The Empyrean Gate: Part I
Liam fought back up, thrashing as a cord tightened around his arm. He slipped out his limb in time and climbed through the landslide to the mouth of the cave, closing before him. He managed to clear the rubble when his leg jerked back. A vine of cables coiled around his knee and up his thigh, while a layer of netting reached around his other foot, pulling him under like a monster swallowing its prey.
He tried to claw his way out but a wave of debris came over him. The pressure bore down on his physical armor, his last line of defense as his forcefield flickered out. He fought to take a breath, gasping against the crushing of his chest. A plastic sheet unfolded above him like the wings of a suffocating angel. The pit collapsed in a slow fold above him, obscuring his view of the stars.
He couldn’t die here. Not now. Not yet.
A woman shot out from behind the plastic sheet, shredding it with a bright laser machete. She slung aside clumps of plastic and sliced through the web tangling him.
She extended her hand to him. “Come on!”
Liam grabbed her hand and she fired the boosters on her boots to hoist him up. They whipped back, dregs of plastic clinging to his armor.
“Your armor,” she yelled. “Take it off!”
He hesitated. Her gaze was bright but steady under her helmet, her eyes hot pink. She was as if from another world. On a fantastical whim his mind wondered if she was an Empyr, somehow on this side of the universe—but he knew that wasn’t possible. She could only be human, and her request was inconceivable.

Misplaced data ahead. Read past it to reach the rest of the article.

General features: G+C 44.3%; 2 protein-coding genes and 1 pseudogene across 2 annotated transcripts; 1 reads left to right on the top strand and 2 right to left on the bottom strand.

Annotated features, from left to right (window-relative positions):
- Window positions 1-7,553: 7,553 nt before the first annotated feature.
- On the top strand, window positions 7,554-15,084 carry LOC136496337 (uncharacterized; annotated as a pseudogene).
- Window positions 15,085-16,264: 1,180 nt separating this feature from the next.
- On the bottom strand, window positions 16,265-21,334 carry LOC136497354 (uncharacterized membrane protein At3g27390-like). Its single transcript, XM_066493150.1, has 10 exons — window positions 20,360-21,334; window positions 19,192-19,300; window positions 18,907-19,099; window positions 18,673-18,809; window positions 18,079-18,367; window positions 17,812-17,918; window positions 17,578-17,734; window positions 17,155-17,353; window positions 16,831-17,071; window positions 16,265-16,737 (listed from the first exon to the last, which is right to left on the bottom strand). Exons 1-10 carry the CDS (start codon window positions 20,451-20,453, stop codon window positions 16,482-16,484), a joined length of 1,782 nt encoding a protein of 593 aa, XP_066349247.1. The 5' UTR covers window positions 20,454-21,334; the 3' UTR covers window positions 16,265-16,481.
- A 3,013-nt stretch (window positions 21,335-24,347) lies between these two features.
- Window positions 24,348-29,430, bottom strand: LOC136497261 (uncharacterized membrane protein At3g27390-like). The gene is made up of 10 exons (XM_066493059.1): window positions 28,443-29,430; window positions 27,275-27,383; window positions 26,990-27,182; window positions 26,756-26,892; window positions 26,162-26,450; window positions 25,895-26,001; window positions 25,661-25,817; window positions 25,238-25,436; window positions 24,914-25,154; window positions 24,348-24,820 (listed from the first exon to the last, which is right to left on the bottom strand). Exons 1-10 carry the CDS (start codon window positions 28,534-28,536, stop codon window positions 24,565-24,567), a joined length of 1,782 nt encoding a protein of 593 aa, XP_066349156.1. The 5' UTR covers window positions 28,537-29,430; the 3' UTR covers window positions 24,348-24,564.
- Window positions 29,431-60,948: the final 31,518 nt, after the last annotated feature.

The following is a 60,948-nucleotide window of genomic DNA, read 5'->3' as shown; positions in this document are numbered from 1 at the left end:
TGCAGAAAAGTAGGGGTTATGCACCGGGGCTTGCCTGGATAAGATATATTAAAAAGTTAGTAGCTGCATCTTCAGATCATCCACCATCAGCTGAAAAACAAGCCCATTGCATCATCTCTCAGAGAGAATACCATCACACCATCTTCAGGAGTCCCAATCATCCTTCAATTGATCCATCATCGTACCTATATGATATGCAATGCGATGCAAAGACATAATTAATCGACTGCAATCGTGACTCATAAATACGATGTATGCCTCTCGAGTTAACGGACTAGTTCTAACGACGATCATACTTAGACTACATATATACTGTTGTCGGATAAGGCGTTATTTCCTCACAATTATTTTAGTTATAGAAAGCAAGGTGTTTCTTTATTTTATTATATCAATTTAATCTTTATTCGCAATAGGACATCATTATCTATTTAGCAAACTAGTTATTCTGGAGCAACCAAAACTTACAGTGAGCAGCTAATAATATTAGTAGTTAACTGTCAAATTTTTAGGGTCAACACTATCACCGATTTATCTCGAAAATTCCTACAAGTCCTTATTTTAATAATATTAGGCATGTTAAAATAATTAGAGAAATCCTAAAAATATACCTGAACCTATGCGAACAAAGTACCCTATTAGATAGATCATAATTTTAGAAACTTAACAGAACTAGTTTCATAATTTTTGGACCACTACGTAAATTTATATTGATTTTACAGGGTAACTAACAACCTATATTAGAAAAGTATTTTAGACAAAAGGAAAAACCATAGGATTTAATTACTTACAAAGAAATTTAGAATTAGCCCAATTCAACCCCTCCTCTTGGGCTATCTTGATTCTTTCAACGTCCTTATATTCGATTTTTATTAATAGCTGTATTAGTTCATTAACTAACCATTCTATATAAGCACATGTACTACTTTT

He kicked his feet, his limbs straining with the pull. “I’ll get torn apart!”
“You won’t make it out otherwise.” She tightened her grip. “Trust me on this. I’ve got you.”
He was now pulling her down with him, but she held on, steady and strong. She’d taken the risk to follow him down here, into the jowls of death. He realized that if he could trust anyone, he could trust her in this moment.
He released his armor, keeping his helmet but shedding the rest like molted skin. She pulled him free as the plastic crushed and swallowed the human-shaped shell he’d left behind. They vaulted above the crest of plastic, the pit stretching below them, an irregular, jagged landscape alive with agitated hunger.
He couldn’t see his ship—or Kin’s—anywhere.
They cleared the perimeter and descended near a hoverbike, the woman setting him delicately on his feet before landing herself. Her helmet unfolded into her collar, revealing a bun of purple hair atop her head.
“Second rule of the plastic pit,” she said, guessing his thoughts. “Always park out of its reach.”
His contacts scanned her face and identified her as Yona Kabul, the steward assigned to this satellite.
Liam retracted his helmet. He brushed away the bits of plastic stuck to his person. She was untouched.
“What’s the first rule?” he asked.
“Never enter the plastic pit.”